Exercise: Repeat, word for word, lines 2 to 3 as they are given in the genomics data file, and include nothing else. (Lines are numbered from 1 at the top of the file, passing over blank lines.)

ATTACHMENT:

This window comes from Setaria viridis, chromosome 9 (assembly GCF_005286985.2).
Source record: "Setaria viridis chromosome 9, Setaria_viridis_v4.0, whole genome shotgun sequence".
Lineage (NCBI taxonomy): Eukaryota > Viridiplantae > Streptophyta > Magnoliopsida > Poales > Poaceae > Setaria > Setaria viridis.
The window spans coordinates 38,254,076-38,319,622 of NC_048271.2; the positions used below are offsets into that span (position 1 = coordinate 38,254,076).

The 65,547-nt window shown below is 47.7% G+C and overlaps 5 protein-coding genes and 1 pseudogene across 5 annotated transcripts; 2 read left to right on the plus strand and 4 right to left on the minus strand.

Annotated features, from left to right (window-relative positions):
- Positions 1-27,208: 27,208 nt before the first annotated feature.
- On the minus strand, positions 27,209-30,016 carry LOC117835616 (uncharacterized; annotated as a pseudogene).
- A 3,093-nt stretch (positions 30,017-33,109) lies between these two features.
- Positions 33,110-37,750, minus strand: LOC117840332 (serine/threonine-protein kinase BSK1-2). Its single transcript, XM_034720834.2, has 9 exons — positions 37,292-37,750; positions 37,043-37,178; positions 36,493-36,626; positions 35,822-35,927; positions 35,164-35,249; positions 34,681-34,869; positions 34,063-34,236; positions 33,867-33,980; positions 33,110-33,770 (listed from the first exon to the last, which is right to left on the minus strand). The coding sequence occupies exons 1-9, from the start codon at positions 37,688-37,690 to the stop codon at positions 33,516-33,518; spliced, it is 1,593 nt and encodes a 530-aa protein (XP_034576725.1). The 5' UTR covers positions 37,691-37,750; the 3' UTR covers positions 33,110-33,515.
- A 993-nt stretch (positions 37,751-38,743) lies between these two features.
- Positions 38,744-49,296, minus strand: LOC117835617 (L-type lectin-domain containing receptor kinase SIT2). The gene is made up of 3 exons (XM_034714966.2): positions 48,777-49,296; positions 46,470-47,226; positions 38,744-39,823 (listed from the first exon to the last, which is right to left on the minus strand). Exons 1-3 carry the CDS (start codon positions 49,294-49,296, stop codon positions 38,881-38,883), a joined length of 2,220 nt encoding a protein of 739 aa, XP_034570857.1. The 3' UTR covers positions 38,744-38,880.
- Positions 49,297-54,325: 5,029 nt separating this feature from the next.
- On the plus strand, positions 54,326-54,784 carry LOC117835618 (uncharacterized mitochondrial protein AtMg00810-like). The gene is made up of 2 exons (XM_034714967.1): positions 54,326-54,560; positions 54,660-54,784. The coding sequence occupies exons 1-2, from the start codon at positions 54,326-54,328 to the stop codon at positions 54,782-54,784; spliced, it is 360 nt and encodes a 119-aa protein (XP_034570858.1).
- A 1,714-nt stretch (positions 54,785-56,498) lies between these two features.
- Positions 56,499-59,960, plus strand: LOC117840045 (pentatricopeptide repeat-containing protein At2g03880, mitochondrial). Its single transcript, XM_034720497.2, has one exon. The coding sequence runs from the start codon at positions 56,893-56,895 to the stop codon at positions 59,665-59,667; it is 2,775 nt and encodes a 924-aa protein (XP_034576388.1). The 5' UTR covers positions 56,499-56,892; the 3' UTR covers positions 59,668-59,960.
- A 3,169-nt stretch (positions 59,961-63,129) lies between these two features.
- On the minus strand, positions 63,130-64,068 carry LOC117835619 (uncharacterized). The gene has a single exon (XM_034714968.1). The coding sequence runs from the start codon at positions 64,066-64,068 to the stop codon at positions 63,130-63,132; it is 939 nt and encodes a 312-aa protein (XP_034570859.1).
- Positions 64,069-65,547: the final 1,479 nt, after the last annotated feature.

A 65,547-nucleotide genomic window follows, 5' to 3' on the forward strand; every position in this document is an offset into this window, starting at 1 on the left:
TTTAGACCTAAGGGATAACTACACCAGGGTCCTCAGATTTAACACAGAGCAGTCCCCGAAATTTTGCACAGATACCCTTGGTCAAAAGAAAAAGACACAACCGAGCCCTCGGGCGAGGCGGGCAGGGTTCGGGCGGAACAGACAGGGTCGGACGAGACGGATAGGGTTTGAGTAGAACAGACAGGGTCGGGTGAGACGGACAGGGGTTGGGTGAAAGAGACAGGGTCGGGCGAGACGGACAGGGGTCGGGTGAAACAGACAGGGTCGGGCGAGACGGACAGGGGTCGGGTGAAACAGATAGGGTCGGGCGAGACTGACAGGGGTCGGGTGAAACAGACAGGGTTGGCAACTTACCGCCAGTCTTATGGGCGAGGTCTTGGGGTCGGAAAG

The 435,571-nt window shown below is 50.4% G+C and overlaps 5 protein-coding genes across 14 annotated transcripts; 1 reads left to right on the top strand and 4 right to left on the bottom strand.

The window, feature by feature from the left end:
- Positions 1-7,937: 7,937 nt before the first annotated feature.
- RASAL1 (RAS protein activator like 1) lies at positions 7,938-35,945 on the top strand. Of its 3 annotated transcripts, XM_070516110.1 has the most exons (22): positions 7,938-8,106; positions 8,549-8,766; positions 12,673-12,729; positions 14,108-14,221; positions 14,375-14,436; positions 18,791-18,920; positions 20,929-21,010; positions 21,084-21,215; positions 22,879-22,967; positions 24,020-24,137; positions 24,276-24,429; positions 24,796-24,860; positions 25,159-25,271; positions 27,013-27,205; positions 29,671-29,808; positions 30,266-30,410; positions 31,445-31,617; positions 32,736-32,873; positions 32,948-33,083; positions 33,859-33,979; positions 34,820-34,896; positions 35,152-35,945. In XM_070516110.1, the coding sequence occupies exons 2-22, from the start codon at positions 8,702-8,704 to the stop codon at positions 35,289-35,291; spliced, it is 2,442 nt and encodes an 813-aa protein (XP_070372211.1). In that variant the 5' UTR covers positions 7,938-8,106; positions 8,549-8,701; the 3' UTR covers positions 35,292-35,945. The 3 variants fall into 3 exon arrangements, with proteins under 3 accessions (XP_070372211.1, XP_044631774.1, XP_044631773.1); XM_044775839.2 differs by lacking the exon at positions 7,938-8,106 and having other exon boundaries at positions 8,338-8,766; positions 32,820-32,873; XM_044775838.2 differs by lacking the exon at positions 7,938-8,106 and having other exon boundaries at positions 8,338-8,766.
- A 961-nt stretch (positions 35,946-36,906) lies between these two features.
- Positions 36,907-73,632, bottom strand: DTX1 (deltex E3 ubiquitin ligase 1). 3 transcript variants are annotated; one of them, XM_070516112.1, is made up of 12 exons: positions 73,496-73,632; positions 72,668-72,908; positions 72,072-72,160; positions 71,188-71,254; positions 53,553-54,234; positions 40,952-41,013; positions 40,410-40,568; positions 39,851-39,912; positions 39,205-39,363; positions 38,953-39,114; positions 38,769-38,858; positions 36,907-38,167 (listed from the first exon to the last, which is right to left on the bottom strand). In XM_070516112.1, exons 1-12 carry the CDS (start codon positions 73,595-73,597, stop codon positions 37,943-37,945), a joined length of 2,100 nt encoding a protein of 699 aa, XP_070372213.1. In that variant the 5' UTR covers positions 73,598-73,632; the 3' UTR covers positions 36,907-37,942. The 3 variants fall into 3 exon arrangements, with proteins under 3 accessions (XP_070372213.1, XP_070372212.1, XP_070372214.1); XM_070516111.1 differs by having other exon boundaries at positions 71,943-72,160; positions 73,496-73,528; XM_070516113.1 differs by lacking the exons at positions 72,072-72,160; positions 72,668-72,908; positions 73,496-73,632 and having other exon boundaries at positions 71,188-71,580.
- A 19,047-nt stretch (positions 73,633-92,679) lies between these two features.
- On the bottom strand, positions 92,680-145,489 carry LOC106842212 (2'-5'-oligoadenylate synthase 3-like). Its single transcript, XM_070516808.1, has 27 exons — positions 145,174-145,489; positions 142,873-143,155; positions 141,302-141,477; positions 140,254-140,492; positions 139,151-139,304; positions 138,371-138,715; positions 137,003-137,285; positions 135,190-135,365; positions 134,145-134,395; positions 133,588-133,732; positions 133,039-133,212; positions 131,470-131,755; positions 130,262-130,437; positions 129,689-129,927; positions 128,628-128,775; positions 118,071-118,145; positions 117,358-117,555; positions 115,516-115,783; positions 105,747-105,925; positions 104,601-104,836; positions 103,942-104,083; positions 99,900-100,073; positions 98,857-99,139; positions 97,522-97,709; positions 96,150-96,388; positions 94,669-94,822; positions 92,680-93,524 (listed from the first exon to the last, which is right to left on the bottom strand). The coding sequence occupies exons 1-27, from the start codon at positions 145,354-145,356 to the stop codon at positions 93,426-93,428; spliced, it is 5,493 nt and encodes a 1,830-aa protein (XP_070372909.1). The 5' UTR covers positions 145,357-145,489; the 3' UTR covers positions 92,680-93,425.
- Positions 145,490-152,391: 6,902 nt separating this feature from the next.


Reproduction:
Source record: "Setaria viridis chromosome 9, Setaria_viridis_v4.0, whole genome shotgun sequence".
Lineage (NCBI taxonomy): Eukaryota > Viridiplantae > Streptophyta > Magnoliopsida > Poales > Poaceae > Setaria > Setaria viridis.